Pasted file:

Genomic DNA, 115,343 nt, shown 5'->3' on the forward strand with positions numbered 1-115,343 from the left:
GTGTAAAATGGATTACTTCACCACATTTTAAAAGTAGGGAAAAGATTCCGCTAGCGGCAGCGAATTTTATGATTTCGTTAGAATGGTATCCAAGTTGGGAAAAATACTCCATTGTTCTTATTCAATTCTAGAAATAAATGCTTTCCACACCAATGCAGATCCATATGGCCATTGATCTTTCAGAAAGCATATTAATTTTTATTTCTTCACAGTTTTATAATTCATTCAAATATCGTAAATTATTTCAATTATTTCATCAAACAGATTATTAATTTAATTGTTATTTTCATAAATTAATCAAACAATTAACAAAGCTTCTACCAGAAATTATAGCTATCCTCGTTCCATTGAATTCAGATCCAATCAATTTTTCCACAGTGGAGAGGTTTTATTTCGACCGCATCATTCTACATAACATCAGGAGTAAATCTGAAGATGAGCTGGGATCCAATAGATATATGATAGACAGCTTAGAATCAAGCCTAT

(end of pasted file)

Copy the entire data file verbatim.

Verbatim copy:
Genomic DNA, 115,343 nt, shown 5'->3' on the forward strand with positions numbered 1-115,343 from the left:
GTGTAAAATGGATTACTTCACCACATTTTAAAAGTAGGGAAAAGATTCCGCTAGCGGCAGCGAATTTTATGATTTCGTTAGAATGGTATCCAAGTTGGGAAAAATACTCCATTGTTCTTATTCAATTCTAGAAATAAATGCTTTCCACACCAATGCAGATCCATATGGCCATTGATCTTTCAGAAAGCATATTAATTTTTATTTCTTCACAGTTTTATAATTCATTCAAATATCGTAAATTATTTCAATTATTTCATCAAACAGATTATTAATTTAATTGTTATTTTCATAAATTAATCAAACAATTAACAAAGCTTCTACCAGAAATTATAGCTATCCTCGTTCCATTGAATTCAGATCCAATCAATTTTTCCACAGTGGAGAGGTTTTATTTCGACCGCATCATTCTACATAACATCAGGAGTAAATCTGAAGATGAGCTGGGATCCAATAGATATATGATAGACAGCTTAGAATCAAGCCTAT